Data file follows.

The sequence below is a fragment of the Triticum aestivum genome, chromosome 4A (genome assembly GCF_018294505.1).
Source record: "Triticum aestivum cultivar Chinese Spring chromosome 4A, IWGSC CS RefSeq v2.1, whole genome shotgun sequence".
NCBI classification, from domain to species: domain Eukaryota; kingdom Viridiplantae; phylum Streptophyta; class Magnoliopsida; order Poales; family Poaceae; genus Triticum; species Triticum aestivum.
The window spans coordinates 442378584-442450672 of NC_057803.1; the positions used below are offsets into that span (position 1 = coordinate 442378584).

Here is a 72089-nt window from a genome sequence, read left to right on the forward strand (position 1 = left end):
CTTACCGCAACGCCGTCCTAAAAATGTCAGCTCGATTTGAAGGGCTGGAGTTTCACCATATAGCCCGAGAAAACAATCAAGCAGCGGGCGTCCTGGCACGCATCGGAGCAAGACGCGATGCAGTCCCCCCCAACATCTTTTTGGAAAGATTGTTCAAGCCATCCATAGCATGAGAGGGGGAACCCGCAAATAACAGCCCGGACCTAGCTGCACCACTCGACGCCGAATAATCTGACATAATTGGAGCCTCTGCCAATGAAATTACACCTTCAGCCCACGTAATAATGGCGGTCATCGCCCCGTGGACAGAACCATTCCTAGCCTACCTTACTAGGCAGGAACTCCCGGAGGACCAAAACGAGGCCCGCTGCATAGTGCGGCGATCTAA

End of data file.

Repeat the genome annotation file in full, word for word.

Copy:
The sequence below is a fragment of the Triticum aestivum genome, chromosome 4A (genome assembly GCF_018294505.1).
Source record: "Triticum aestivum cultivar Chinese Spring chromosome 4A, IWGSC CS RefSeq v2.1, whole genome shotgun sequence".
NCBI classification, from domain to species: domain Eukaryota; kingdom Viridiplantae; phylum Streptophyta; class Magnoliopsida; order Poales; family Poaceae; genus Triticum; species Triticum aestivum.
The window spans coordinates 442378584-442450672 of NC_057803.1; the positions used below are offsets into that span (position 1 = coordinate 442378584).

Here is a 72089-nt window from a genome sequence, read left to right on the forward strand (position 1 = left end):
CTTACCGCAACGCCGTCCTAAAAATGTCAGCTCGATTTGAAGGGCTGGAGTTTCACCATATAGCCCGAGAAAACAATCAAGCAGCGGGCGTCCTGGCACGCATCGGAGCAAGACGCGATGCAGTCCCCCCCAACATCTTTTTGGAAAGATTGTTCAAGCCATCCATAGCATGAGAGGGGGAACCCGCAAATAACAGCCCGGACCTAGCTGCACCACTCGACGCCGAATAATCTGACATAATTGGAGCCTCTGCCAATGAAATTACACCTTCAGCCCACGTAATAATGGCGGTCATCGCCCCGTGGACAGAACCATTCCTAGCCTACCTTACTAGGCAGGAACTCCCGGAGGACCAAAACGAGGCCCGCTGCATAGTGCGGCGATCTAA